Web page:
Four universities in South Africa participated in this prospective study investigating the generic learning skill profiles of 1st-year students entering medical school between 2008 and 2011. Entrants to South African medical training programs are predominantly school-leavers (coming directly from high school), representing more than 85% of admissions. As shown in [Table 2], the participating universities were representative of the diversity of students entering the country's medical school with respect to ethnicity, geographic location, socioeconomic status and educational background. Indicators that were used as a measure of the resourcing of primary and secondary education were as follows: number of learners per school (smaller schools in rural provinces); learner: teacher ratio (higher ratios in rural provinces); teacher: school ratio (fewer teachers in rural provinces), and the percentage of learners attending privately funded primary and/or secondary schools (small percentage in rural provinces). [Table 2] shows that schools A and D are located in urban provinces with better primary and secondary education resources and high average household income (USD 19,819 and USD 21,621, respectively). In contrast, schools B and C are located in predominantly rural provinces with less well-resourced primary and secondary education. Medical school C, in particular, is located in a rural province with significantly less educational resources and an average household income (USD 8870) which is less than half of that of the provinces where schools A and D are located.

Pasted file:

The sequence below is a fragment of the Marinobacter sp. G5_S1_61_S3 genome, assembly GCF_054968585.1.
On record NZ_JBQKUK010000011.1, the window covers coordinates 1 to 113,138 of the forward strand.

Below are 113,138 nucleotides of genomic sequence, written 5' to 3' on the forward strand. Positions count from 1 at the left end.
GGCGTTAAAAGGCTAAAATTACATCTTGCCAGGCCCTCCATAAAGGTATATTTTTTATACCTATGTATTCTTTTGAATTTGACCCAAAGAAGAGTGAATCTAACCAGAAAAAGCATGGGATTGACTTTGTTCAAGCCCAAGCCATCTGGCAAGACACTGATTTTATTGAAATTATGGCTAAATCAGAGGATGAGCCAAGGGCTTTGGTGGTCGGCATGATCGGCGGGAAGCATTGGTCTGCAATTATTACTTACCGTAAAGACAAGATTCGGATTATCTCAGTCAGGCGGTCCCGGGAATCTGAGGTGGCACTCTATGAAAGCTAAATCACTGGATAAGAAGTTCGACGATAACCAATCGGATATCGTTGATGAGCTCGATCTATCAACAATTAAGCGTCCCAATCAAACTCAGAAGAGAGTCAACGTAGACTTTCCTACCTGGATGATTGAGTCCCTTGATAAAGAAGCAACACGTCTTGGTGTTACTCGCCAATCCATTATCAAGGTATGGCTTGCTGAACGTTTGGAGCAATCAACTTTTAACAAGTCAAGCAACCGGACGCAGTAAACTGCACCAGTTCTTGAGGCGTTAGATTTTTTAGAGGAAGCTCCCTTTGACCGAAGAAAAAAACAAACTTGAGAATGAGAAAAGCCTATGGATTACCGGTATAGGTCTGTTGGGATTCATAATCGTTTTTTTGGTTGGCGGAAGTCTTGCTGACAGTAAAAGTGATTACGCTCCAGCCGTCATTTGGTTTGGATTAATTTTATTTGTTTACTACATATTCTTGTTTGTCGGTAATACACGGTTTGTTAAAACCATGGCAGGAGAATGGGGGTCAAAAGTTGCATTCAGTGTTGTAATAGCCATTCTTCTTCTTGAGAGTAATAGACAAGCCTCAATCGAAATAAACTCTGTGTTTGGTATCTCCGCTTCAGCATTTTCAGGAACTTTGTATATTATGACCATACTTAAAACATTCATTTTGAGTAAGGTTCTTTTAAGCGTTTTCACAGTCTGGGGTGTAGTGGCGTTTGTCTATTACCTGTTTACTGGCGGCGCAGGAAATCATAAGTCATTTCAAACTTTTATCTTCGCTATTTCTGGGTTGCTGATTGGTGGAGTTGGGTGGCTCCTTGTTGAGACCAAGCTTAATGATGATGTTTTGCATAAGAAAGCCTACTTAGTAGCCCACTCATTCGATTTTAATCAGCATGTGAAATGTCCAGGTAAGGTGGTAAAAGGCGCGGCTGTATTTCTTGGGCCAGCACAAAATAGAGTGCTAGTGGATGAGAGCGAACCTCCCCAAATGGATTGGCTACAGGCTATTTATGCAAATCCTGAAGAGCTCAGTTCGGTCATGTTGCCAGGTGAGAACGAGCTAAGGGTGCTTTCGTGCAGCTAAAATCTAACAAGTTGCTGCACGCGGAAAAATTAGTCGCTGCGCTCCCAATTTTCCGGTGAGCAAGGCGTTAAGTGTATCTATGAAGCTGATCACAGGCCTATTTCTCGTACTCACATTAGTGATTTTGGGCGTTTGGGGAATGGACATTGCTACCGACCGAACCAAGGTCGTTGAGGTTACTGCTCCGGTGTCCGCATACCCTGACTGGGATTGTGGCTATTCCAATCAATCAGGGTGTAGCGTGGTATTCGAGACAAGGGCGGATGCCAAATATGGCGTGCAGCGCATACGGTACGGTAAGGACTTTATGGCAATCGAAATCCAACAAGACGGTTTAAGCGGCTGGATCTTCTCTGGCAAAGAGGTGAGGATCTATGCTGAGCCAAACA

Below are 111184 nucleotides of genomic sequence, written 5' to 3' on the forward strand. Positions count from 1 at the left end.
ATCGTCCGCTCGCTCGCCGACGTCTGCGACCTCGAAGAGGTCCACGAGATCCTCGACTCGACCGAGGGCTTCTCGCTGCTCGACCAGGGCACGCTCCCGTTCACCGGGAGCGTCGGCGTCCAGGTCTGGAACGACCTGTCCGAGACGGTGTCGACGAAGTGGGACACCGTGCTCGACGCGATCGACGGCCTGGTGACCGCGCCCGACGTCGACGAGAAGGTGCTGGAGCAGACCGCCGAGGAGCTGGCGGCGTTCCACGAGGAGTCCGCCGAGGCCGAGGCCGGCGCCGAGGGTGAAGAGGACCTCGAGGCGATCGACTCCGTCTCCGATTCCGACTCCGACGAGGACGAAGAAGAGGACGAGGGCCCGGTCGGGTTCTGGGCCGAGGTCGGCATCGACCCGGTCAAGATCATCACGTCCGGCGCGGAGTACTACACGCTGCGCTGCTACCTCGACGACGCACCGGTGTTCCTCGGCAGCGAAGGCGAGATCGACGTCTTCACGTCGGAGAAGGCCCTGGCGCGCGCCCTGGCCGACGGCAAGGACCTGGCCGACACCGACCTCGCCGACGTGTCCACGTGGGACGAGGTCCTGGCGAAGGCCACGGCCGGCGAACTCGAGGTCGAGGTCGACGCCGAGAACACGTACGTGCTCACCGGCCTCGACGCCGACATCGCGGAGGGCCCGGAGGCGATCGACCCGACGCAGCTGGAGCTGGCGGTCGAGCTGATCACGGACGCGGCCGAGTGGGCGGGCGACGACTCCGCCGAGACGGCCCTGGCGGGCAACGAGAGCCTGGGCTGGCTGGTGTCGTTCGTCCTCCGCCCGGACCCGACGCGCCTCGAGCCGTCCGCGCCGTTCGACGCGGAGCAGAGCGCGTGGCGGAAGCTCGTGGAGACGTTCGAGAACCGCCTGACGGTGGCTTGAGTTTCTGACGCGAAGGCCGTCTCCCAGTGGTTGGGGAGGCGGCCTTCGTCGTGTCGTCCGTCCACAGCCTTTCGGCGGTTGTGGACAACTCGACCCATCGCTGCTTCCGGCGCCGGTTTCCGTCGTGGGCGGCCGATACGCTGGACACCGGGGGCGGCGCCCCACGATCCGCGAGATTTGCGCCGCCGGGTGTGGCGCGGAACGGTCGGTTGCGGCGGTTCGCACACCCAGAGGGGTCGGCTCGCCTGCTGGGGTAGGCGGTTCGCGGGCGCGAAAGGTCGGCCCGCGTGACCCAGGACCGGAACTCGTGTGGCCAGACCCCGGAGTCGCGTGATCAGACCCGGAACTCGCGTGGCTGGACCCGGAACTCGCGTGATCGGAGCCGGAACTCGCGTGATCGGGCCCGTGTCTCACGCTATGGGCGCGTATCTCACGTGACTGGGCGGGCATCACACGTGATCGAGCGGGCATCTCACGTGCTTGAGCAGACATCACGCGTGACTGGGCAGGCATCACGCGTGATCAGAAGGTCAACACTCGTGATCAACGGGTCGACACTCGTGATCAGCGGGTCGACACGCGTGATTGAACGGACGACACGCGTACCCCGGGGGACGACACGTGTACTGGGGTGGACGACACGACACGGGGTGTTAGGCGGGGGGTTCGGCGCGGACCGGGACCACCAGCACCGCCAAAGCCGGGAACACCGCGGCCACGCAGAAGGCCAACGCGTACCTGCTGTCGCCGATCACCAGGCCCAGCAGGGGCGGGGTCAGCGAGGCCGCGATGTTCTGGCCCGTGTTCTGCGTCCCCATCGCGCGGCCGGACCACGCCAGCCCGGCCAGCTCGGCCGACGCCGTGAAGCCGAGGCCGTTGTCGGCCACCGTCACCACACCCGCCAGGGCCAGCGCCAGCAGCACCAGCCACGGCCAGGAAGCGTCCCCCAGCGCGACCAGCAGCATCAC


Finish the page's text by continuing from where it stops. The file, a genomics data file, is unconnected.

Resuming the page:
|Table 2: Key features of four medical schools studied and the provinces in which they are located|
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The study questionnaire contained 31 individual generic learning skill items aggregated into six skill categories, namely information handling, technical and numeracy skills, computer skills, organizational skills, managing your own learning, and presentation skills. The questionnaire was previously validated with Cronbach's alpha of 0.88. Factor analysis confirmed stability of items within the skill categories and suitability of the questionnaire for use in the South African context.
Ethical approval for the study was granted by each individual medical school's relevant research ethics review committee, with three of the four South African schools requiring full anonymization from data collection phase and thus not allowing identification of respondents. Consent by the study participants was taken as completion of the study questionnaire, following an introduction to the purpose of the study, discussion of confidentiality, and an opportunity for asking questions. This all happened at a session within the first 4 weeks of arrival at university.
Students completed a paper version of the questionnaire in which they reported how frequently they had practiced each of the 31 generic learning skills in the 12 months preceding admission to medical school and also their level of confidence in each of these skills. Their reports reflected their experience in the final year of secondary education. Participants rated each skill using an anchored 4-point scale ranging from 1 (never) to 4 (every week) for frequency of practice and 1 (little or no experience) to 4 (more than I need, I often help others) for level of confidence.